Thursday, 29 March 2007

MIrror Image

In the same way that children imitate adults, our codes of behaviour are intimately linked to our surroundings. I know this is stating the obvious but it has serious implications for what we might term the integrity of the self. Nowhere is this paradox more striking than in the political environment.

Theoretically, at least, parliaments are a forum in which people of opposing, or certainly varied, lives and inclinations are brought together as representative samples of the population. Given that citizens of the modern industrial state cannot participate in democratic decision making at all times (unlike, say, the ideal of the Athenian demos), our elected representatives - in the true sense of the term, which suggests the mirroring of social pluralism - are delegated much of the responsibilty for exercising public reason.

One might expect, therefore, that the political environment would be one in which individualism, or certainly tribalism, triumphed over shared culture. Politics, after all, thrives off difference. Yet regardless of their outward rhetorical opposition Socialists, Greens, Liberals, Conservatives and the rest interact in a way determined by the institutional culture they share. Which leads me to the conclusion that either the political world moulds individuals in its own image or it simply attracts individuals with similar qualities, however incommensurable their ideologies may appear to be.

Further, staff learn from their 'masters'. The strategy, the double-dealing, the thrill of the chase, and the love of winning which characterise the modern political process (and led Alisdair MacIntyre to conclude that it is no more than civil war carried on by other means) are also present in relations between employees. Not only because the barrier between private and public life is blurred in the aquarium atmosphere of politics, or because when people spend so long in the office that they call it 'home', the outside world gradually fails to penetrate. The issue at hand is often one of mutual inteligibility - people speak in the language, and within the cultural practices, that they all understand.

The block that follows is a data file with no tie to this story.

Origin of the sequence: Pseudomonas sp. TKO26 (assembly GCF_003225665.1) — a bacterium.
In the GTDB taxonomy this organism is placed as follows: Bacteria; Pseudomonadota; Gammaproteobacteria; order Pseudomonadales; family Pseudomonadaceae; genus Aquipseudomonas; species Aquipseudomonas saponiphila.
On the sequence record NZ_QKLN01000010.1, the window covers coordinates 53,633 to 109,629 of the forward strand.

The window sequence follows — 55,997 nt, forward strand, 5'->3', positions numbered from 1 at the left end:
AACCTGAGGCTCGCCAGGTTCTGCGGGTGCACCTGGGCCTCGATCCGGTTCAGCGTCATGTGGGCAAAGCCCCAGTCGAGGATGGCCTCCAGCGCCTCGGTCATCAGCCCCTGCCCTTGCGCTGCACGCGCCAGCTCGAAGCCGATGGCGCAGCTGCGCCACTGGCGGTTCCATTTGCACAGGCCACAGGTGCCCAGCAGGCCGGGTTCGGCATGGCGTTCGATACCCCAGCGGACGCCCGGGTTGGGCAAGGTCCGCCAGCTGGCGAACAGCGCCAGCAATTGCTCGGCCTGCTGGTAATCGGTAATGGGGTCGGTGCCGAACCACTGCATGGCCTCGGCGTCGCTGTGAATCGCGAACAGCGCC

However pragmatic it may be for people to relate according to these shared cultural norms, the result is often that other aspects of our personalities are massively under-emphasised (and in certain cases, I sometimes think, extinguished completely - particularly among workaholics). In time, the part can take on the appearance of a whole and the world shrinks accordingly.

That is why work-life balance is so important. And so is having a little time to reflect. Otherwise, the selves we inhabit prove no more than reflections - or projections . of the environment we inhabit. And what integrity is there in that?

Saturday, 24 March 2007

From the Ridiculous to the Sublime

I've never thought much about reverse karma before but this incident has convinced me of it. This is one story that's so good you couldn't make it up. It concerns someone we'll call Stella. And no, Stella is not me.

Time: Christmas 2006
Place: Office Party

Stella's had an exhausting week. Big report, new job offer, relationship issues. Add in copious champagne abuse on account of the promotion and the Christmas party proves to be a let-your-hair-down affair of the highest order. In the haze of the late evening she trips, falls on the dance floor, picks herself up, dusts herself down, and carries on flailing merrily to some Euro-pop.